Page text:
By Sarah Burstein, Staff Writer
Unless you’ve been living under a rock or have been consciously avoiding the internet, television and radio news for the past week, you’re probably aware of a video titled, “10 Hours of Walking in NYC as a Woman,” uploaded by Hollaback, an organization dedicated to raising public awareness of catcalling and street harrassment.
When I first thought of writing about this, I thought I’d end up giving a quick summary of the video and why it’s important, maybe add some statistics about street harassment. When I started to scour Google for information and reactions, I would find some unfavorable opinions. After all, the actress in the video, Shoshanna Roberts, had already received 10 rape or death threats to her personal email account by last Wednesday, a day after the video was uploaded (I think it’s a safe bet to assume that the number has increased over the past week). What I wasn’t expecting, however, was how angry I would feel after reading some of the legitimate “criticisms” of the video.
Whether it’s YouTube comments such as, “I don’t understand why we have to make this a women’s issue,” or the viral screencap of a CNN panel discussing street harassment (the only man on the panel implied that women should hold guns if they don’t want to be harassed), it’s never been more clear to me how much people are missing the point.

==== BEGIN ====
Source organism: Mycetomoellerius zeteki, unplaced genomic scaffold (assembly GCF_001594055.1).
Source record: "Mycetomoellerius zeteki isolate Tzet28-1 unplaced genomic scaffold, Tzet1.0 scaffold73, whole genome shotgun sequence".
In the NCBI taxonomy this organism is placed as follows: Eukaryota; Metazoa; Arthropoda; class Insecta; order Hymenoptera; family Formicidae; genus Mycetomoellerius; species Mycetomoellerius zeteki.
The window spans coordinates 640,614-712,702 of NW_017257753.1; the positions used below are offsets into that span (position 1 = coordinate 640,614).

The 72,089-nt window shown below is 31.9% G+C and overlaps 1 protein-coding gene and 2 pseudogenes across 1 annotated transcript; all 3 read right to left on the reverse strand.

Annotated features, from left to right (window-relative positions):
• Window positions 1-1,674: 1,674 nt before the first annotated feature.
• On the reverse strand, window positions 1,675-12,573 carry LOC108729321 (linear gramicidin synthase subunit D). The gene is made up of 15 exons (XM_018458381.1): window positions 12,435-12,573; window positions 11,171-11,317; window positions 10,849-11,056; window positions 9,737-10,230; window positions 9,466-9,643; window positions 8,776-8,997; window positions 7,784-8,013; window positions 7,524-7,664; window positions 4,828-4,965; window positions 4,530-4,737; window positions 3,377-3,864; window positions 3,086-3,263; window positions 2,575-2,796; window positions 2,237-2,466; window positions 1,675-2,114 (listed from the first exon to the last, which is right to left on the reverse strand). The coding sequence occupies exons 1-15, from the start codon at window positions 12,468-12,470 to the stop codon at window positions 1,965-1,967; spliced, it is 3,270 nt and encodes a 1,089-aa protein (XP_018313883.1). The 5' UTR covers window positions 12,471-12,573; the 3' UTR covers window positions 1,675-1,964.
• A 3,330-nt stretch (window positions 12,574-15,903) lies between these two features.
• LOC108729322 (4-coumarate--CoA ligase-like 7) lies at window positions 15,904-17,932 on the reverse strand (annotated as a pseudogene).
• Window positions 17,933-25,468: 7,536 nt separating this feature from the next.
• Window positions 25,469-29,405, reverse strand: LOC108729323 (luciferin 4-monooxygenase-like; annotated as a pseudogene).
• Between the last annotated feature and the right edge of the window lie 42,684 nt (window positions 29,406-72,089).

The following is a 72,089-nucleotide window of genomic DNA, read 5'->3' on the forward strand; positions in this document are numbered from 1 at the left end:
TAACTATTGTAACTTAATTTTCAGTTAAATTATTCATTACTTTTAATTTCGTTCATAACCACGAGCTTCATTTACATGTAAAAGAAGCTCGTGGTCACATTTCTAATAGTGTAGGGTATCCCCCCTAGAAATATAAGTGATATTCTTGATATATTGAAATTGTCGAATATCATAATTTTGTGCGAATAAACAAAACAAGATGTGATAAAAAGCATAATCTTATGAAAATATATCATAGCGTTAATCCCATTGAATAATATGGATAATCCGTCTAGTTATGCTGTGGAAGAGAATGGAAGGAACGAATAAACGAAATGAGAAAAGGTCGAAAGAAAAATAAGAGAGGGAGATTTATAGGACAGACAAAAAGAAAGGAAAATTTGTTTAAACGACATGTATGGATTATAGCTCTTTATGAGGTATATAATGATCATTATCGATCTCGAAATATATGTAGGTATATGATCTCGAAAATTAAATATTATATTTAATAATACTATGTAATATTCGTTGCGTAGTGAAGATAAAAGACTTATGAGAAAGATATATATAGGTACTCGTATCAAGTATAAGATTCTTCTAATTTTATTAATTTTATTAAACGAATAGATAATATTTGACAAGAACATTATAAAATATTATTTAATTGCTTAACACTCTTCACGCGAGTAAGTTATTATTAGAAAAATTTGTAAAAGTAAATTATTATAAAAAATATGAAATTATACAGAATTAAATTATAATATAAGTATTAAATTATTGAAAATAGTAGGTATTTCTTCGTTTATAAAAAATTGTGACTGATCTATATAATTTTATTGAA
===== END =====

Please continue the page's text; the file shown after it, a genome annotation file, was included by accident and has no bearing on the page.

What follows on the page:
The point of the video is not to force viewers into thinking that men are immune to street harassment, because they’re not. However, I find it somewhat disturbing that when a video goes viral about what a woman endures on a daily basis, an initial reaction is to immediately attack women for wanting attention, almost like we’re in denial that as a society, we’re still fairly misogynistic.
What people don’t understand is that when we tell girls to walk with their keys between their knuckles or to avoid smiling or making eye contact with guys on the street, we’re making them responsible for their own harassment. We’re continuing to strengthen the idea that males are raging hormonal animals that simply can’t help themselves when they’re in close proximity with the opposite sex. It makes me sick that I’ve had to grow up hearing how I have to proactively fear for my safety, but that I’ve never heard my parents tell my brother that street harassment is something he shouldn’t do.
In 2014, 65% of women reported being harassed on the street. Maybe we should stop complaining about how women are making a big deal out of nothing, and instead start complaining about how in today’s world, feeling unsafe is normalized.